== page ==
Commonwealth of England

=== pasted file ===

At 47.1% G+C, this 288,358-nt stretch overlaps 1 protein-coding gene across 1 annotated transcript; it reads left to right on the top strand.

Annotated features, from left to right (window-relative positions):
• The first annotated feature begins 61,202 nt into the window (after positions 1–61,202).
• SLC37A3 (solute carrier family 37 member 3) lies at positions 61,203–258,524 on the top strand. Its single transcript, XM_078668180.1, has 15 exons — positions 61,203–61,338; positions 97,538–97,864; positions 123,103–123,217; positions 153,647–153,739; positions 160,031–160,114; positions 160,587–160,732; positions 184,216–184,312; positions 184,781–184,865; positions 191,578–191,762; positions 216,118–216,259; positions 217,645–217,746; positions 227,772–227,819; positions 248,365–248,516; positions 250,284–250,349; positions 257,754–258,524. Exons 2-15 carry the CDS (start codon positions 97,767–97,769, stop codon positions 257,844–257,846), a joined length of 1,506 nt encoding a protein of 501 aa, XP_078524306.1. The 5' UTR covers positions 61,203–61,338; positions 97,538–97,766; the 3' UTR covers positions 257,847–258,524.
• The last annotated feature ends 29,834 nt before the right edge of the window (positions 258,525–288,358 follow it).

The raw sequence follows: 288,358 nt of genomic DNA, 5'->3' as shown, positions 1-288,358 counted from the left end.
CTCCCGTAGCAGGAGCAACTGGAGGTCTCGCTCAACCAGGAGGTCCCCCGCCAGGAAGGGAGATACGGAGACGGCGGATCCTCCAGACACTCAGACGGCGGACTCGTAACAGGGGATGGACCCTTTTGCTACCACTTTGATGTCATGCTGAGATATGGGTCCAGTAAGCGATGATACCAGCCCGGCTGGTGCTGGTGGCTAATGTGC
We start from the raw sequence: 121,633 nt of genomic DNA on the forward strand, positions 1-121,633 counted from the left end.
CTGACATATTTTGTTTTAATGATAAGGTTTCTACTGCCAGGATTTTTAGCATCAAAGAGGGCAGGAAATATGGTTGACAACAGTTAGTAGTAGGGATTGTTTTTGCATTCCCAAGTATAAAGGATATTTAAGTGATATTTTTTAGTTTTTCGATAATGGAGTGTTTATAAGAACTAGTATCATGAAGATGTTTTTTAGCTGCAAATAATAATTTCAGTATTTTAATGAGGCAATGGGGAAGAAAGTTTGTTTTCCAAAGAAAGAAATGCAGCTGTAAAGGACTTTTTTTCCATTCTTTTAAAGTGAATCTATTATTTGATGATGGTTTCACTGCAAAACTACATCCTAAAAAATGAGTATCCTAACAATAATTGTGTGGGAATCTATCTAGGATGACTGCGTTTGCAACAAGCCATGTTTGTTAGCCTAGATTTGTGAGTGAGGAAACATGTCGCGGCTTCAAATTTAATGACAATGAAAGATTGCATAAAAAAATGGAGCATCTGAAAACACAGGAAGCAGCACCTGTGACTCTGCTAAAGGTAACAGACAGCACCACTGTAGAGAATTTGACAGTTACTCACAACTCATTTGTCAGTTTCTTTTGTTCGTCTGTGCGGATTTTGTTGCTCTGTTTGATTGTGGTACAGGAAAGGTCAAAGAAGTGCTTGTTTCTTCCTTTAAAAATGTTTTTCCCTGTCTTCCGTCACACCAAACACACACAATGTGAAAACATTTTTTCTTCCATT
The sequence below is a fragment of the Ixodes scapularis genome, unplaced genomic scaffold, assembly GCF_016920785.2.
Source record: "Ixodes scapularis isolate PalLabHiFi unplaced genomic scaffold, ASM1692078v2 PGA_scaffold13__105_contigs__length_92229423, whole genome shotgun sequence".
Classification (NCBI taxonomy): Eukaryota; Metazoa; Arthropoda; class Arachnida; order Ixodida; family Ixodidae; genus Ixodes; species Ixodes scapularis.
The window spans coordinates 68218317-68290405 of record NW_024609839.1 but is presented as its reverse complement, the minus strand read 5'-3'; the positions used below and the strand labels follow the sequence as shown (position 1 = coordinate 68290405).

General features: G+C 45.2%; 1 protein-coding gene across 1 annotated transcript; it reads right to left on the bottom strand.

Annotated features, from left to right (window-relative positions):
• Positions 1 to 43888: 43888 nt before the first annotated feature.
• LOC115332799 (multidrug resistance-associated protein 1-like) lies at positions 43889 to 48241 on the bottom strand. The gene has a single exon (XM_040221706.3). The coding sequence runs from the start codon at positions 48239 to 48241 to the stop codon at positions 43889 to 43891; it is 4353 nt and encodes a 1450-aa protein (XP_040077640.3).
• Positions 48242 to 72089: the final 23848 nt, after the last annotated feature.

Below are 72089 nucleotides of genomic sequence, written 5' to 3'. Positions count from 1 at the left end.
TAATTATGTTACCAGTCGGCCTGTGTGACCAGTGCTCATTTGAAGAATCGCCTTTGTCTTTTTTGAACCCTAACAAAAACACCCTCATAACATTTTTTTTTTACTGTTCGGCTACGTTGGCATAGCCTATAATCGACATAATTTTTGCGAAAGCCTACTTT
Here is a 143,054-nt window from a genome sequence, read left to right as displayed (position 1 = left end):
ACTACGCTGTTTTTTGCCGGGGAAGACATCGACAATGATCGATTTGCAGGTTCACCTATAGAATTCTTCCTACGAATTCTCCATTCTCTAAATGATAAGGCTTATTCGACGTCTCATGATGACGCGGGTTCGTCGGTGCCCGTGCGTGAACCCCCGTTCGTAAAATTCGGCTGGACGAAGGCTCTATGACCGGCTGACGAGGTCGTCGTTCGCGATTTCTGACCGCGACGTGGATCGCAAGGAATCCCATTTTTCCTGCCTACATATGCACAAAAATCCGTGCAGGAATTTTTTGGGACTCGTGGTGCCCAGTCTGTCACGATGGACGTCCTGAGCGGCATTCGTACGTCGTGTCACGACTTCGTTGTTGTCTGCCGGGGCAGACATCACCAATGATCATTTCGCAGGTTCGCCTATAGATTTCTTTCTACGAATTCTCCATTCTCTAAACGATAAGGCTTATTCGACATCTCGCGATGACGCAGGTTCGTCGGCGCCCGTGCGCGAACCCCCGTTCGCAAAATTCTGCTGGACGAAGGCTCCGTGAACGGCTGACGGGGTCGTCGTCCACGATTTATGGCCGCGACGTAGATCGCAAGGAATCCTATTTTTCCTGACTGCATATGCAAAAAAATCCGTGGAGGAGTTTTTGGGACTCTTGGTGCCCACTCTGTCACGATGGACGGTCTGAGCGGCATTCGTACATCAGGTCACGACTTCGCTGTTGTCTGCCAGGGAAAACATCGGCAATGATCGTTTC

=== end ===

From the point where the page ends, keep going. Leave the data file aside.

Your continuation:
Between 1653-1659 it was known as the Commonwealth of England, Scotland and Ireland. After the Civil Wars and the regicide of Charles I, the republic's existence was initially declared by the Rump Parliament, on May 19, 1649. Executive power had already been entrusted to a Council of State. The government during 1653 to 1659 is called The Protectorate, and took the form of direct personal rule by Oliver Cromwell and, after his death, his son Richard, as Lord Protector; this arrangement led to the state being labelled a "crowned republic". The term Commonwealth is, however, loosely used to describe the system of government during the whole of 1649 to 1660, when England was de facto, and arguably de jure, a republic (or, to monarchists, under the English Interregnum).